Brand storytelling is one of the most challenging tasks for any brand. But for luxury brands, it is even more critical than for any other category. Very few brands excel in this endeavor; Gucci is one of them.
Kering, one of the leading luxury groups worldwide, just announced its annual results for 2021. According to the reporting, Gucci achieved sales of roughly $11 billion — an increase of 31 percent on a reported and comparable basis. The results also exceeded those from 2019, making it an all-time-high performance. While many top-20 luxury brands have seen strong momentum in the last quarter, Gucci’s magnitude of growth is more than remarkable, given its size.
The group attributes the increase to the launch of new products and a 35-percent increase in sales in its directly operated store network. Additionally, it claims the release of the Ridley Scott film “House of Gucci” helped raise the brand’s profile worldwide.
But I would go a step further and attribute its success story to owning one of the most precise brand stories in luxury. Fundamentally, Gucci is about an unapologetic and bold expression of individuality. Its storytelling is not about the finest leathers, best materials, or greatest products, although Gucci does this better than most other brands. Instead, the brand addresses a relevant consumer insight: how people feel obliged to follow the expectations of others, be it parents, friends, co-workers, or society at large.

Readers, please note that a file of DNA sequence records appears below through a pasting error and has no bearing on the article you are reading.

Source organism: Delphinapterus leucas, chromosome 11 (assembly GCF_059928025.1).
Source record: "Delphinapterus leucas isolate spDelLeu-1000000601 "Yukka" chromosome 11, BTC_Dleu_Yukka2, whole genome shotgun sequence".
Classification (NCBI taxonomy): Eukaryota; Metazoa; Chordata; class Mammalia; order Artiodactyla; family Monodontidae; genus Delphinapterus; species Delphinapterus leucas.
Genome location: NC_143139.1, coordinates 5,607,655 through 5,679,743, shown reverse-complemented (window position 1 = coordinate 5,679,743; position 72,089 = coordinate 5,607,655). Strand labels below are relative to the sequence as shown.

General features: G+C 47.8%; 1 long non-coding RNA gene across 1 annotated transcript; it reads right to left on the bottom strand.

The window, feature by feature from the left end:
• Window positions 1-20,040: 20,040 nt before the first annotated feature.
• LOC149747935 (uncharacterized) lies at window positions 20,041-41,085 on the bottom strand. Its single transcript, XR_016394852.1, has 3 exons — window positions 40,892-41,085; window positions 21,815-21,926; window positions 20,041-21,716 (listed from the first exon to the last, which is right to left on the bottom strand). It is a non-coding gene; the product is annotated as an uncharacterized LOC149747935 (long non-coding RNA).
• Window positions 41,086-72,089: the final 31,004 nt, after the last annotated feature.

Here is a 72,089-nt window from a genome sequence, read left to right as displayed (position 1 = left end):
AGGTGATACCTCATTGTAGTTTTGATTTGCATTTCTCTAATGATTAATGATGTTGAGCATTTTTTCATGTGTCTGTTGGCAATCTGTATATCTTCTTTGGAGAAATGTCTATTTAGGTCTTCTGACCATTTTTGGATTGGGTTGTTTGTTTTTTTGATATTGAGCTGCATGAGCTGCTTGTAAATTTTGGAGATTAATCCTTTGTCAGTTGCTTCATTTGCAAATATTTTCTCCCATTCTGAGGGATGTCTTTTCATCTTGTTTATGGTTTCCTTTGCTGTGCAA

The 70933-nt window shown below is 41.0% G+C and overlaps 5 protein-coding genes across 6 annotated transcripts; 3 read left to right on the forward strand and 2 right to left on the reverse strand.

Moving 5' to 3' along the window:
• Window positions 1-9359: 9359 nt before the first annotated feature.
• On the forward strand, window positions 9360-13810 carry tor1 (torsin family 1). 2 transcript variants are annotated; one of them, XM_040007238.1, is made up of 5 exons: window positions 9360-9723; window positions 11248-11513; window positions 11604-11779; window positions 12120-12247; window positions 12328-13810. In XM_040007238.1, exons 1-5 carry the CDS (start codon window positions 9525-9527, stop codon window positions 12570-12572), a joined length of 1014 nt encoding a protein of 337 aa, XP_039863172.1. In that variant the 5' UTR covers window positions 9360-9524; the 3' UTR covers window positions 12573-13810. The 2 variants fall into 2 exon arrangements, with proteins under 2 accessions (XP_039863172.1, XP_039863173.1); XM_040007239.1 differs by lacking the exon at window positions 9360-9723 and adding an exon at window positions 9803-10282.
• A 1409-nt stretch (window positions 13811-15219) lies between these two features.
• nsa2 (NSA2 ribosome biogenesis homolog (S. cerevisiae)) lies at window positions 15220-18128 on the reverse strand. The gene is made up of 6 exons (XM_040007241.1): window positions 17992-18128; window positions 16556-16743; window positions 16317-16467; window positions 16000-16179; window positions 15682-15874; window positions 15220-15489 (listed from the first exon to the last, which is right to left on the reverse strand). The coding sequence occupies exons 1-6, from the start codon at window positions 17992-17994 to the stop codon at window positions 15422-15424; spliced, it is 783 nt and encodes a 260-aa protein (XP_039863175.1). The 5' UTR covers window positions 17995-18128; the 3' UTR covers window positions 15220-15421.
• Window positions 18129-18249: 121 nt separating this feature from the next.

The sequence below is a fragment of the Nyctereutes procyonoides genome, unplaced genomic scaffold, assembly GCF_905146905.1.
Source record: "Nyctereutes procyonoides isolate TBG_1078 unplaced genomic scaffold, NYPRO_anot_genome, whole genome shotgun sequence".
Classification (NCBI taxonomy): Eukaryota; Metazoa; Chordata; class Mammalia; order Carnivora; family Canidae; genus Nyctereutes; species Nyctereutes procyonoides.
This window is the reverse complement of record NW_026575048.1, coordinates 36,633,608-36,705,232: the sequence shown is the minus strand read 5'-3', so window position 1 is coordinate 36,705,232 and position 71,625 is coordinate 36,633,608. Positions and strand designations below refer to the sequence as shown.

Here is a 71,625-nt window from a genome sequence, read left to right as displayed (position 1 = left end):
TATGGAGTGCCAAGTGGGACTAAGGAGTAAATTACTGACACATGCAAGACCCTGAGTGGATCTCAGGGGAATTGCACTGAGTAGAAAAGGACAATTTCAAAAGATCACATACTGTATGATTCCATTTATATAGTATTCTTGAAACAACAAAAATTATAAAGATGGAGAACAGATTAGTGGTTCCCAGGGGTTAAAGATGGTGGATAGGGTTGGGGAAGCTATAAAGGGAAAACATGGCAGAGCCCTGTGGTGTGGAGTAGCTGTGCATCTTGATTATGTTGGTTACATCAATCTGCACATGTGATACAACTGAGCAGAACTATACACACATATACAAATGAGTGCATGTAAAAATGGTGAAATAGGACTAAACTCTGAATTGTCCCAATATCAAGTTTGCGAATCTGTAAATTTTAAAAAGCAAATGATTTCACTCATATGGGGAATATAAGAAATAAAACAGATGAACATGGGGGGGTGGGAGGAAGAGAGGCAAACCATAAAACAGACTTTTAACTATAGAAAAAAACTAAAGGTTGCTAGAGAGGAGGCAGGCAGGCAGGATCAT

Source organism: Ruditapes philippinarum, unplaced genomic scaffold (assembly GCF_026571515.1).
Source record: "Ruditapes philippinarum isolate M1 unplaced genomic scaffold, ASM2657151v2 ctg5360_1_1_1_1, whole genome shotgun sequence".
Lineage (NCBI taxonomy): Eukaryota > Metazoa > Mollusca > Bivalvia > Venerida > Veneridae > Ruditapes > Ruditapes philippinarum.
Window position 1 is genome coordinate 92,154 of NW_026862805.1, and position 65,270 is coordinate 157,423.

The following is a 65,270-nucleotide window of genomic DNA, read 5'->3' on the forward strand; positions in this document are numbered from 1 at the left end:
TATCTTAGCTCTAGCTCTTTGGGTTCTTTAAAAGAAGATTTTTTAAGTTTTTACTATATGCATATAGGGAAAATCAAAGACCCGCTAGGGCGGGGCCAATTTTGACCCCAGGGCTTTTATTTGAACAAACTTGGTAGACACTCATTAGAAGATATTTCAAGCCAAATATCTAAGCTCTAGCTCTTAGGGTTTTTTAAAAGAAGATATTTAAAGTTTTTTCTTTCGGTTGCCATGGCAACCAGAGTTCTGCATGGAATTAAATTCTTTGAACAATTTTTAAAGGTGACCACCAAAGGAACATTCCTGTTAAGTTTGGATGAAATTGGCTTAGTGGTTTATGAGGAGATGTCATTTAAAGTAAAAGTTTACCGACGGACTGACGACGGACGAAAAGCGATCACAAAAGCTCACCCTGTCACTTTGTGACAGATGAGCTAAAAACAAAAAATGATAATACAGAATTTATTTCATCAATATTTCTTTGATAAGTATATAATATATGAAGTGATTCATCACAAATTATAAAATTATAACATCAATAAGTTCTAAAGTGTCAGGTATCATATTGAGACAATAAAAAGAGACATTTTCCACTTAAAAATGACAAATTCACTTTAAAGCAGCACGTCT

These expectations include gender identification, how or what to wear, and how to express yourself. Before any other brand, Gucci understood this feeling and offered people a “home” or safe space for self-expression and self-celebration. Every single Gucci campaign is a celebration of individuality and a celebration of their customers. Where most brands talk about themselves and pat themselves on the back for how great they are, Gucci talks about their clients, and every communication underlines what the brand is enabling their clients to do differently.